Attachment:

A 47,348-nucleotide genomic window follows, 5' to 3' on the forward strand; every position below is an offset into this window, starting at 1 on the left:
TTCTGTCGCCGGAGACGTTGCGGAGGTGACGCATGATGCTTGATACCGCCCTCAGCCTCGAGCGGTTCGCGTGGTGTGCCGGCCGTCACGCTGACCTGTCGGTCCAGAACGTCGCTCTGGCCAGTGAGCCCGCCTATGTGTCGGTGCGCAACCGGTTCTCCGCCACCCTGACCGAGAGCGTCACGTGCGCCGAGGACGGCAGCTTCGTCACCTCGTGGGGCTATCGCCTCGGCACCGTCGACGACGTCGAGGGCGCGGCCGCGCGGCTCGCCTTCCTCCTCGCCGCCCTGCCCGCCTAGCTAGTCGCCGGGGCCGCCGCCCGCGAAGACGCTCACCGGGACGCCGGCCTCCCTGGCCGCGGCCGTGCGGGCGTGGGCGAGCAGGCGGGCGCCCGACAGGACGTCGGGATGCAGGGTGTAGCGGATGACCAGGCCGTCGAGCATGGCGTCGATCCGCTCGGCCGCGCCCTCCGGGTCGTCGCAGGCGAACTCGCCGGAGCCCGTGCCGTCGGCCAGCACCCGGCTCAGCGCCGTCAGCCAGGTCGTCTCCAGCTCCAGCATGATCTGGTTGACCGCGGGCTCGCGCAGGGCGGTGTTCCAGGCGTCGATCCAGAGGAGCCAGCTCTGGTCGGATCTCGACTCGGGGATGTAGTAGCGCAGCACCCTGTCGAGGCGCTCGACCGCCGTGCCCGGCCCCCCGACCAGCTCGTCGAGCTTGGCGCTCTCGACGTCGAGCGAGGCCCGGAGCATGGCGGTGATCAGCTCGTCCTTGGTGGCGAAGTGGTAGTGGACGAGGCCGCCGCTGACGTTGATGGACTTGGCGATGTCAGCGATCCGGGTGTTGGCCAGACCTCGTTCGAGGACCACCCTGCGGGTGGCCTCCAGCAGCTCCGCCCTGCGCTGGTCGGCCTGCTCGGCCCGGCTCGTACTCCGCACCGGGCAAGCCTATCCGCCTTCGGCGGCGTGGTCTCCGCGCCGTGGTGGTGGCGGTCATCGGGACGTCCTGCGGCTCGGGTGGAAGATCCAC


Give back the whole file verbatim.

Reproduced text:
A 47,348-nucleotide genomic window follows, 5' to 3' on the forward strand; every position below is an offset into this window, starting at 1 on the left:
TTCTGTCGCCGGAGACGTTGCGGAGGTGACGCATGATGCTTGATACCGCCCTCAGCCTCGAGCGGTTCGCGTGGTGTGCCGGCCGTCACGCTGACCTGTCGGTCCAGAACGTCGCTCTGGCCAGTGAGCCCGCCTATGTGTCGGTGCGCAACCGGTTCTCCGCCACCCTGACCGAGAGCGTCACGTGCGCCGAGGACGGCAGCTTCGTCACCTCGTGGGGCTATCGCCTCGGCACCGTCGACGACGTCGAGGGCGCGGCCGCGCGGCTCGCCTTCCTCCTCGCCGCCCTGCCCGCCTAGCTAGTCGCCGGGGCCGCCGCCCGCGAAGACGCTCACCGGGACGCCGGCCTCCCTGGCCGCGGCCGTGCGGGCGTGGGCGAGCAGGCGGGCGCCCGACAGGACGTCGGGATGCAGGGTGTAGCGGATGACCAGGCCGTCGAGCATGGCGTCGATCCGCTCGGCCGCGCCCTCCGGGTCGTCGCAGGCGAACTCGCCGGAGCCCGTGCCGTCGGCCAGCACCCGGCTCAGCGCCGTCAGCCAGGTCGTCTCCAGCTCCAGCATGATCTGGTTGACCGCGGGCTCGCGCAGGGCGGTGTTCCAGGCGTCGATCCAGAGGAGCCAGCTCTGGTCGGATCTCGACTCGGGGATGTAGTAGCGCAGCACCCTGTCGAGGCGCTCGACCGCCGTGCCCGGCCCCCCGACCAGCTCGTCGAGCTTGGCGCTCTCGACGTCGAGCGAGGCCCGGAGCATGGCGGTGATCAGCTCGTCCTTGGTGGCGAAGTGGTAGTGGACGAGGCCGCCGCTGACGTTGATGGACTTGGCGATGTCAGCGATCCGGGTGTTGGCCAGACCTCGTTCGAGGACCACCCTGCGGGTGGCCTCCAGCAGCTCCGCCCTGCGCTGGTCGGCCTGCTCGGCCCGGCTCGTACTCCGCACCGGGCAAGCCTATCCGCCTTCGGCGGCGTGGTCTCCGCGCCGTGGTGGTGGCGGTCATCGGGACGTCCTGCGGCTCGGGTGGAAGATCCAC